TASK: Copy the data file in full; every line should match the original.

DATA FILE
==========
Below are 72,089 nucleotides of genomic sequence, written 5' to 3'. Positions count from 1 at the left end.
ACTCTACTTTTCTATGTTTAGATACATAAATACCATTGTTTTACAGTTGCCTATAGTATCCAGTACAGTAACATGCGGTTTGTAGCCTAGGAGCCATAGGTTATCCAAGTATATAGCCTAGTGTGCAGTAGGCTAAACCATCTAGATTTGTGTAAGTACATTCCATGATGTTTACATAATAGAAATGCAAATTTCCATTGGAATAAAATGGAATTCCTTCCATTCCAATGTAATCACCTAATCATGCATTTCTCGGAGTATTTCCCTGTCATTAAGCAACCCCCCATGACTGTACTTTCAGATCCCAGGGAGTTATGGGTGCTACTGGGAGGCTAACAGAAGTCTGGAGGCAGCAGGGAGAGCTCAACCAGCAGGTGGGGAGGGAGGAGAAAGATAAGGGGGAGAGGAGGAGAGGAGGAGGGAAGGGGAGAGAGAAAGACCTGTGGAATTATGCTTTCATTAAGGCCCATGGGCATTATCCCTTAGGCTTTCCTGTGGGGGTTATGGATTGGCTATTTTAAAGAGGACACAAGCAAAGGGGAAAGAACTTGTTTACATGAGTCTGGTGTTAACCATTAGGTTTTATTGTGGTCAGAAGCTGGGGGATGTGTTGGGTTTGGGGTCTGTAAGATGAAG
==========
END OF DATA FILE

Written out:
Below are 72,089 nucleotides of genomic sequence, written 5' to 3'. Positions count from 1 at the left end.
ACTCTACTTTTCTATGTTTAGATACATAAATACCATTGTTTTACAGTTGCCTATAGTATCCAGTACAGTAACATGCGGTTTGTAGCCTAGGAGCCATAGGTTATCCAAGTATATAGCCTAGTGTGCAGTAGGCTAAACCATCTAGATTTGTGTAAGTACATTCCATGATGTTTACATAATAGAAATGCAAATTTCCATTGGAATAAAATGGAATTCCTTCCATTCCAATGTAATCACCTAATCATGCATTTCTCGGAGTATTTCCCTGTCATTAAGCAACCCCCCATGACTGTACTTTCAGATCCCAGGGAGTTATGGGTGCTACTGGGAGGCTAACAGAAGTCTGGAGGCAGCAGGGAGAGCTCAACCAGCAGGTGGGGAGGGAGGAGAAAGATAAGGGGGAGAGGAGGAGAGGAGGAGGGAAGGGGAGAGAGAAAGACCTGTGGAATTATGCTTTCATTAAGGCCCATGGGCATTATCCCTTAGGCTTTCCTGTGGGGGTTATGGATTGGCTATTTTAAAGAGGACACAAGCAAAGGGGAAAGAACTTGTTTACATGAGTCTGGTGTTAACCATTAGGTTTTATTGTGGTCAGAAGCTGGGGGATGTGTTGGGTTTGGGGTCTGTAAGATGAAG